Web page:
Get your thumb out...
Posted by Keith Rennie on November 30, 2004
In Reply to: Get your thumb out... posted by ESC on November 30, 2004
:("Thumb in the bum time") : Anybody else come across this nice one? Refers to a sudden life or death crisis where you should avoid panic and take advantage of any short time available before action.
: : I think it's a WW II RAF fighter pilot/instructor expression--your plane is hit, but don't panic (avoid soiling your underpants by sticking your thumb up your bum) and meanwhile take a few seconds to work out your best course of emergency action.
: : Anybody add to that?
: : Love the site!
: : Keith Rennie
: All I can add is that in the United States, a person is urged to take his or her thumb OUT and get on with whatever needs to be done.
Oh, this is not just USA (delighted to learn it is known here too), this usage is at least also UK and southern Africa, and I think ANZAC as well. Its the same usage, same origin. It just means that the thumb in the bum time is NOW DEFINITIVELY OVER, CHAPS, only the phrase you cite has been slightly panelbeaten (sorry, bodyshopped) by omitting to mention from what unspeakable body part the thumb is to be removed, in order to make it speakable in polite company. Which geog. distribution (including the US since the Allied pilots mixed a great deal) makes me think that it has the same RAF instructor origin-(or did the Brits borrow it from "the Yanks"?). (My old and beloved scuba diving instructor had previously been an RAF fighter pilot and flying instructor and I got it from him). But there might be a (lower socio-economic class) army equivalent too: I seem to remember explicit "get yer thumbs out of yer [f-word]*ing ar**-****s" as fairly common exhortation there too.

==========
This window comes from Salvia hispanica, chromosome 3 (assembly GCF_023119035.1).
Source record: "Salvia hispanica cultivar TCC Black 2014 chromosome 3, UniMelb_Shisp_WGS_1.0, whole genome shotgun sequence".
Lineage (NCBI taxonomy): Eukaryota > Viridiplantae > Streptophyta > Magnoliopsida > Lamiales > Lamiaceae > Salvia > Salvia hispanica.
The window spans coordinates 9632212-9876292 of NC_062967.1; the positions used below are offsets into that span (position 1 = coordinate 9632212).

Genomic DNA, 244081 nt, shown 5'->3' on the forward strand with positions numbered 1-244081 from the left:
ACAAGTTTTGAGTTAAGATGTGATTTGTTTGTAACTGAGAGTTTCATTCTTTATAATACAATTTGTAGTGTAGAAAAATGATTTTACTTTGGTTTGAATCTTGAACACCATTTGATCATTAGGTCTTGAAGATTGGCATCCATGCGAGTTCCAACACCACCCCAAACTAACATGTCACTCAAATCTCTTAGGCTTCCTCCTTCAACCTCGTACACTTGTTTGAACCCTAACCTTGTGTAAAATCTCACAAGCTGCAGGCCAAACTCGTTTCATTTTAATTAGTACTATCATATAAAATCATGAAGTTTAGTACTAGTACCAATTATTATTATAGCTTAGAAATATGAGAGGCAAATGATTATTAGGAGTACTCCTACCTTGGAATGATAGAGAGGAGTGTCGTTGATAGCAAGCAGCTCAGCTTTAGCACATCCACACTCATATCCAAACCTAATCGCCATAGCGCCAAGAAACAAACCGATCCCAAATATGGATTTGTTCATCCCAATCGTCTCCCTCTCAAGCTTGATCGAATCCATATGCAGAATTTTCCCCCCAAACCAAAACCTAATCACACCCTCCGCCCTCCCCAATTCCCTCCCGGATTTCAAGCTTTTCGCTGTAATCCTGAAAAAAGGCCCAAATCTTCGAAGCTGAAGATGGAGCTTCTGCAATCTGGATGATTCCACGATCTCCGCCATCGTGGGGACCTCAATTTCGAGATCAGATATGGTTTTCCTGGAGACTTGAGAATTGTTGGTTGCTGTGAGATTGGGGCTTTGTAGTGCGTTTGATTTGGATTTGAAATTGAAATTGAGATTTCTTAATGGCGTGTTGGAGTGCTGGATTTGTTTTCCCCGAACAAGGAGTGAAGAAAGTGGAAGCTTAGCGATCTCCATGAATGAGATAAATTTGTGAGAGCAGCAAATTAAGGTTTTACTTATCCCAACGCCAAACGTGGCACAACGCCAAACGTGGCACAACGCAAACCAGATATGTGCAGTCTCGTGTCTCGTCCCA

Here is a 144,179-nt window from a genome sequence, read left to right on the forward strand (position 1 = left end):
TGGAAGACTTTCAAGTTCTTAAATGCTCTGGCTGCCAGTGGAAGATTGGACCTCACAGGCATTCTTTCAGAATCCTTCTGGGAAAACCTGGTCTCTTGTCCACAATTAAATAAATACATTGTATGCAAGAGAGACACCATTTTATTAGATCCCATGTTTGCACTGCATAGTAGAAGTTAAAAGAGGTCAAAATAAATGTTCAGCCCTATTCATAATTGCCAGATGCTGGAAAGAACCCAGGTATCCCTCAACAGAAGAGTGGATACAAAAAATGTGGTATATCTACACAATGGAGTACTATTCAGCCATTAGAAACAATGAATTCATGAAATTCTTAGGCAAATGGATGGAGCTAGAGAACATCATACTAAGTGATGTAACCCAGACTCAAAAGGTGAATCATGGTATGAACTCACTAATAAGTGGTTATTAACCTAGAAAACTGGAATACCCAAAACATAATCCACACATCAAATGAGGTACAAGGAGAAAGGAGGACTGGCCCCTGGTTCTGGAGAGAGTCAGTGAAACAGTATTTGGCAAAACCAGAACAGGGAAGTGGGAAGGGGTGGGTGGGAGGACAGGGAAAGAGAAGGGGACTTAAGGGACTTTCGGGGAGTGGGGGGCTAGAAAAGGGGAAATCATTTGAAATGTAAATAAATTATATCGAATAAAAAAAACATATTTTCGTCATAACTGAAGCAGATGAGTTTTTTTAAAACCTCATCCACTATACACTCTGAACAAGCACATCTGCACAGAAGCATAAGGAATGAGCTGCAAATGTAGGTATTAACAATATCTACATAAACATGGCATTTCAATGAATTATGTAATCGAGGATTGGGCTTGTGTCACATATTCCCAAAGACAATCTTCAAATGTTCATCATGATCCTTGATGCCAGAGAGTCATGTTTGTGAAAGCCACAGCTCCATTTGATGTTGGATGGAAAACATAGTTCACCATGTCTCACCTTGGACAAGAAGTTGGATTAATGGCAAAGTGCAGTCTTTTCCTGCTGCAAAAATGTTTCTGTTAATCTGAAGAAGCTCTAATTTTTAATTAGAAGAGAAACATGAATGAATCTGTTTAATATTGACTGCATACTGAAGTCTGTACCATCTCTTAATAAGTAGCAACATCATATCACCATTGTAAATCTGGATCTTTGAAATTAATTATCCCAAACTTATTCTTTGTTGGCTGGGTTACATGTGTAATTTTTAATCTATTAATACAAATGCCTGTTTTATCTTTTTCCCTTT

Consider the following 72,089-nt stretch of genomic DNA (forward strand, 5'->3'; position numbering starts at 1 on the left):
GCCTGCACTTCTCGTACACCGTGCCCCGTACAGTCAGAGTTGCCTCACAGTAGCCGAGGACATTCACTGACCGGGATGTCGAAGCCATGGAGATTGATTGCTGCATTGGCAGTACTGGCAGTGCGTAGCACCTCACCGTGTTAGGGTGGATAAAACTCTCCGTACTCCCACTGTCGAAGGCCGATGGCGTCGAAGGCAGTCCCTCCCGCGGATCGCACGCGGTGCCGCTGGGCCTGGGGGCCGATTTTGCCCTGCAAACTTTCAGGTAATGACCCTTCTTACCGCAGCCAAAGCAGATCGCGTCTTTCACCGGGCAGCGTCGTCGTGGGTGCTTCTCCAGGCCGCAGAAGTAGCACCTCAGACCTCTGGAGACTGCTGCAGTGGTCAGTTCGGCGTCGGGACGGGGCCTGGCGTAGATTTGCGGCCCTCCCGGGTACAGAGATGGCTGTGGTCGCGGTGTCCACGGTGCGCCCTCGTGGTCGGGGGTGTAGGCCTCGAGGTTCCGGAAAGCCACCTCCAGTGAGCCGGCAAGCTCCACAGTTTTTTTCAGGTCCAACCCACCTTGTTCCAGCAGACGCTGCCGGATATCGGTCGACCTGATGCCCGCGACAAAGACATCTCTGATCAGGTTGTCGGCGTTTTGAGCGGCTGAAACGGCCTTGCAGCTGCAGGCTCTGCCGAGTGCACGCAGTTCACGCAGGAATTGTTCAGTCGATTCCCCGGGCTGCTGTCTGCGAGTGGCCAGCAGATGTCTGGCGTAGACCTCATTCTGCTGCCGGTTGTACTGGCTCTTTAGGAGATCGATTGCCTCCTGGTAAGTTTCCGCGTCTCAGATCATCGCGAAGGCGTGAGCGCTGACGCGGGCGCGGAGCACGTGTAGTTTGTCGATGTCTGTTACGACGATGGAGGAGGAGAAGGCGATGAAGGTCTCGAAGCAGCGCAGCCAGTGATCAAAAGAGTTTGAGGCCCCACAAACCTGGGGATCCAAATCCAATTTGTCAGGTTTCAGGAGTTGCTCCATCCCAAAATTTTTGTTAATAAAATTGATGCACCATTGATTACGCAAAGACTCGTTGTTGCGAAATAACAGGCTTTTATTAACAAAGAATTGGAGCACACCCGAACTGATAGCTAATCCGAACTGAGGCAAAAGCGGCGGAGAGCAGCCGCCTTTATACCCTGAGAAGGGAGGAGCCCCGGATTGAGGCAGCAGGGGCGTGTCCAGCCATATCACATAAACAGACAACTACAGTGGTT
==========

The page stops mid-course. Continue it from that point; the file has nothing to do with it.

By the way, wartime dialectical differences within the British army, ordinary ranks being more working class on the whole than the more upper or upper-middle class RAF, meant that some regiments had to have official translators, e.g. so the Aberdonians and the Cockneys could understand each other. Seriously. I witnessed examples of such total mutual incomprehension in the immediate post war years. swear words were the most mutually comprehensible common currency. Sometimes the only words that were heard.